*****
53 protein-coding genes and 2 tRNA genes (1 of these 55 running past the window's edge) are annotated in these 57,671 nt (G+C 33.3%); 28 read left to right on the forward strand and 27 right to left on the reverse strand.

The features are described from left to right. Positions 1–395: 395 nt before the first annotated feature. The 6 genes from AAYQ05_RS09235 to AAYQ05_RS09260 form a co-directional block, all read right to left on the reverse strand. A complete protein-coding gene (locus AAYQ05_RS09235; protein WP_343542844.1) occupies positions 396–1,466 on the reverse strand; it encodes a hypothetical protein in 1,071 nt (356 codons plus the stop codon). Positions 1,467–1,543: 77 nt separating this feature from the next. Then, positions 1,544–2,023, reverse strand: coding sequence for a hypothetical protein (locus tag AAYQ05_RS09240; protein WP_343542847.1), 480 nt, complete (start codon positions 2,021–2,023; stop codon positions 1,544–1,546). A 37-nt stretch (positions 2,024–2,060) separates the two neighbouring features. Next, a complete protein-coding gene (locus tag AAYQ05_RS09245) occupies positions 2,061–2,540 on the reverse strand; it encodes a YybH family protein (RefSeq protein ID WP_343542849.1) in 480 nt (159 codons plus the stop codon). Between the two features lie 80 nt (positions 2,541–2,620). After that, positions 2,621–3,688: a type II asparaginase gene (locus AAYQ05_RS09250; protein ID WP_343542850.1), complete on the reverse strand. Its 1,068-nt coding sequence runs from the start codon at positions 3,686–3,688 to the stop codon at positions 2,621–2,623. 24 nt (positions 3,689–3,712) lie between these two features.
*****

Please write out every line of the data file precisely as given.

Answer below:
53 protein-coding genes and 2 tRNA genes (1 of these 55 running past the window's edge) are annotated in these 57,671 nt (G+C 33.3%); 28 read left to right on the forward strand and 27 right to left on the reverse strand.

The features are described from left to right. Positions 1–395: 395 nt before the first annotated feature. The 6 genes from AAYQ05_RS09235 to AAYQ05_RS09260 form a co-directional block, all read right to left on the reverse strand. A complete protein-coding gene (locus AAYQ05_RS09235; protein WP_343542844.1) occupies positions 396–1,466 on the reverse strand; it encodes a hypothetical protein in 1,071 nt (356 codons plus the stop codon). Positions 1,467–1,543: 77 nt separating this feature from the next. Then, positions 1,544–2,023, reverse strand: coding sequence for a hypothetical protein (locus tag AAYQ05_RS09240; protein WP_343542847.1), 480 nt, complete (start codon positions 2,021–2,023; stop codon positions 1,544–1,546). A 37-nt stretch (positions 2,024–2,060) separates the two neighbouring features. Next, a complete protein-coding gene (locus tag AAYQ05_RS09245) occupies positions 2,061–2,540 on the reverse strand; it encodes a YybH family protein (RefSeq protein ID WP_343542849.1) in 480 nt (159 codons plus the stop codon). Between the two features lie 80 nt (positions 2,541–2,620). After that, positions 2,621–3,688: a type II asparaginase gene (locus AAYQ05_RS09250; protein ID WP_343542850.1), complete on the reverse strand. Its 1,068-nt coding sequence runs from the start codon at positions 3,686–3,688 to the stop codon at positions 2,621–2,623. 24 nt (positions 3,689–3,712) lie between these two features.